About this Class
In-depth survey of philosophical and popular Hinduism’s historical and theological themes. Exposure to current strategies being used to bring the gospel to Hindus and how Christian theology is being formulated in the Indian context.
Dr. Tennent occasionally uses pictures of Hindu gods or other visual resources in his lectures. You can download a document with these pictures by clicking on the Hindu Deity Pictures link. Due to technical difficulties, some of the lectures are not available, including the first lecture in the class. We are planning to re-record these the next time Dr. Tennent teaches the class.
For a summary version of the material in Lecture 1 that is missing, please listen to the first lecture in Hinduism in the Seminars section.
The missing lectures correspond to the following points in the downloadable Class outline: a. points I through II, B; b. point III, D through IV, B, 1; c. point VI except for point 2; d. point VIII; e. point XVIII. Point VII is not given in a specific lecture but is referred to throughout the course.
Hinduism is the third largest religion in the world and one of the oldest. It is about 12% of the world population and about 95% are in India. Hinduism is difficult to define. There is evidence of civilization in the Indus valley as early as 2800 BC. The sacred literature that is the basis for Hinduism was created and developed over hundreds of years. It was originally transmitted orally and was eventually written down.
Introduction to fundamental ideas and literature that are basic to the Hindu religion. The first lecture given for this class is not available at this time. This lecture begins on the class outline at II, C.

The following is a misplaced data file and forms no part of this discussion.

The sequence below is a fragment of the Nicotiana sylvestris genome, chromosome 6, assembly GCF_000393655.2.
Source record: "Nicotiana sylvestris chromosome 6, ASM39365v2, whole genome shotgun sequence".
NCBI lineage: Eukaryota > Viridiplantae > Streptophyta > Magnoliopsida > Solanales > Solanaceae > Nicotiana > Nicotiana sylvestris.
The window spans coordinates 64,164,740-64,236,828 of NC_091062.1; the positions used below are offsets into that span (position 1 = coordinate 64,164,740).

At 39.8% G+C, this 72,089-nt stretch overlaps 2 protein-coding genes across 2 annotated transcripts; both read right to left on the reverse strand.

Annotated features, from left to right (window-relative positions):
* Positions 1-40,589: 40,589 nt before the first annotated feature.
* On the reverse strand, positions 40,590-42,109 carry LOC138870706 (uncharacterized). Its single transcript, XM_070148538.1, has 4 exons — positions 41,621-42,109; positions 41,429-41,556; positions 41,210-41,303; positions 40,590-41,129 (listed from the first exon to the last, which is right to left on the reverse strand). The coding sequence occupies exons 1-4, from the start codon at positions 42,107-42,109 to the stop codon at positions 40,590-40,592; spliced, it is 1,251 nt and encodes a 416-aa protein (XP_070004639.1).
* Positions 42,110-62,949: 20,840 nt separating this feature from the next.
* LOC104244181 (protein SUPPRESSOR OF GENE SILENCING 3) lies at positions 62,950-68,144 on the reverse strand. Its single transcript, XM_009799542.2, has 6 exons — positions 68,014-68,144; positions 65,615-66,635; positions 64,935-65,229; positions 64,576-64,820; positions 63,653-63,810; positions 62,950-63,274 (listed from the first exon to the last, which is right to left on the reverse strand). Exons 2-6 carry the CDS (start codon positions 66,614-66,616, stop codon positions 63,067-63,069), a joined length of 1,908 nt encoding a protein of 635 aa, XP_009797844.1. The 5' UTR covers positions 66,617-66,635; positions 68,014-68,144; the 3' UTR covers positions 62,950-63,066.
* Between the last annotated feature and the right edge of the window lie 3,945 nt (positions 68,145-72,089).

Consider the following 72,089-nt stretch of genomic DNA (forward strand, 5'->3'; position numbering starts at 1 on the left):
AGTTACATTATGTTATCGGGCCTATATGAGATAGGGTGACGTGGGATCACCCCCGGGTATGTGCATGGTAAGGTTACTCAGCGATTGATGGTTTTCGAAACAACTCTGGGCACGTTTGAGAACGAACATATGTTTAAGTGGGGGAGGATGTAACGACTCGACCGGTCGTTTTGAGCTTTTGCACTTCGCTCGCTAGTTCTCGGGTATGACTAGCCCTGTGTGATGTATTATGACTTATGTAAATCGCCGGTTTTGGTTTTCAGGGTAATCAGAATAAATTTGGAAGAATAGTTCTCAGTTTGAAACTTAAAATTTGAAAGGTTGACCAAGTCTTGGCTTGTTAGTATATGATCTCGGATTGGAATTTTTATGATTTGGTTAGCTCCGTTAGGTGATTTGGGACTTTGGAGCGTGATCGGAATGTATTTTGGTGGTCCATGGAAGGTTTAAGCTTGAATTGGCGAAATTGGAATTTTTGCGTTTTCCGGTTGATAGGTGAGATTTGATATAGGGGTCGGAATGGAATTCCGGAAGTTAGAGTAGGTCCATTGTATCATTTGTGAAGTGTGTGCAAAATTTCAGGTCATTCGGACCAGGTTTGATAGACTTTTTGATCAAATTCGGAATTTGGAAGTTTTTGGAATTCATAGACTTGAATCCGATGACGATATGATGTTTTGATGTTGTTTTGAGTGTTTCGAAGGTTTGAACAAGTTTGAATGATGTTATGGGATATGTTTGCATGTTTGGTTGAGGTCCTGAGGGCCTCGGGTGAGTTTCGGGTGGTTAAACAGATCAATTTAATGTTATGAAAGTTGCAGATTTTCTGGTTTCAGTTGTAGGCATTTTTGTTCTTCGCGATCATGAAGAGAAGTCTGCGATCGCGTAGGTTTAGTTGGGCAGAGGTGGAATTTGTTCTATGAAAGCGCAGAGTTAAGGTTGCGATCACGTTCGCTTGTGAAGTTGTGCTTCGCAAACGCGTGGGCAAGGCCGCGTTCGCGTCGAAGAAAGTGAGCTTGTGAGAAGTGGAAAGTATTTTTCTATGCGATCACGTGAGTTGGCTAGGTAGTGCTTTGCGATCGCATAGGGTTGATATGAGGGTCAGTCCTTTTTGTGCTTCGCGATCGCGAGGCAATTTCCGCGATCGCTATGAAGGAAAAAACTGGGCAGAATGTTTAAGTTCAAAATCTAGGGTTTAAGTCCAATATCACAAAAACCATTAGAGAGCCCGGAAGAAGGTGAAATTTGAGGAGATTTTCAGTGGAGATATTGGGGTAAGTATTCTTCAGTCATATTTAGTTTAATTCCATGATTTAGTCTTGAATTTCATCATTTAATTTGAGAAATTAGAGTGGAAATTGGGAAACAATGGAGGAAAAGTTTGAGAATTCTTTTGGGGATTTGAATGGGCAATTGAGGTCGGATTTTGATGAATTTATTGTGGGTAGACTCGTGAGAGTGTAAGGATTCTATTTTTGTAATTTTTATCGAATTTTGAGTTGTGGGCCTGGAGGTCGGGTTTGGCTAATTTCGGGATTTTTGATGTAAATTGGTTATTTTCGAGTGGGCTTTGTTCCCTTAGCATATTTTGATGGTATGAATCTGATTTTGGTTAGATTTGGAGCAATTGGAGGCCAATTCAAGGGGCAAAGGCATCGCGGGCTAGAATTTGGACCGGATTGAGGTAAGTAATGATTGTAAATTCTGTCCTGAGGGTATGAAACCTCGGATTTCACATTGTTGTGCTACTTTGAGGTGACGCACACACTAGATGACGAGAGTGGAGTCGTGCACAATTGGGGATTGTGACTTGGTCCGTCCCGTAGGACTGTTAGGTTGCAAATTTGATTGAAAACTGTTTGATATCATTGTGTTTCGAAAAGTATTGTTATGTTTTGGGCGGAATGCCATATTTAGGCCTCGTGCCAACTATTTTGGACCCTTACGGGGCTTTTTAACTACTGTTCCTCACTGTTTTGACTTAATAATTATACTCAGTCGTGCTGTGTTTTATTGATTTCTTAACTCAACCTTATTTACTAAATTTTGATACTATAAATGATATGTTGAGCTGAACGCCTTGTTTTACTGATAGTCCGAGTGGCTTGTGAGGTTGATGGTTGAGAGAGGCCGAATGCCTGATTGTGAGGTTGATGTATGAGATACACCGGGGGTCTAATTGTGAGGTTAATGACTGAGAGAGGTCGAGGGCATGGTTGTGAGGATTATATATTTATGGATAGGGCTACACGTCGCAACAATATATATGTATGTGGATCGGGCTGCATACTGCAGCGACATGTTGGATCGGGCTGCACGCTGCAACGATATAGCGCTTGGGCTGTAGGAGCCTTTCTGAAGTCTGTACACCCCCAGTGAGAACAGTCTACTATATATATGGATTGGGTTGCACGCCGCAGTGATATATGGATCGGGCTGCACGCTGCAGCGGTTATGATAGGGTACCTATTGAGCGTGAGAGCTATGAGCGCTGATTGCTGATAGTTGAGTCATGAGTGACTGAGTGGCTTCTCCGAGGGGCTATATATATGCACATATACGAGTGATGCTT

Discussion of the influence that the Vedic tradition has on Hinduism.
Mahavakyas is made up of two words meaning, “great utterances.” The creation stories are a collection of different stories with various themes. The world is created by a divine figure dismembering themself and their body becomes the world. The caste system has a racial element to it based on some of the creation narratives in the RgVeda.
The Upanishads are one strand of the Vedas. Brahman refers to the all-pervading reality in the Upanishads, not the Brahmin caste. The question throughout the Upanishads is, “Who or what is Brahman?”
Brahman is the ultimate reality of the universe. Our atman is encrusted with karma and stuck on the wheel of Samsara. A Hindu's goal, in the process of being reincarnated through thousands of lifetimes, is to rid themselves of karma so they can achieve moksa, oneness with Brahman.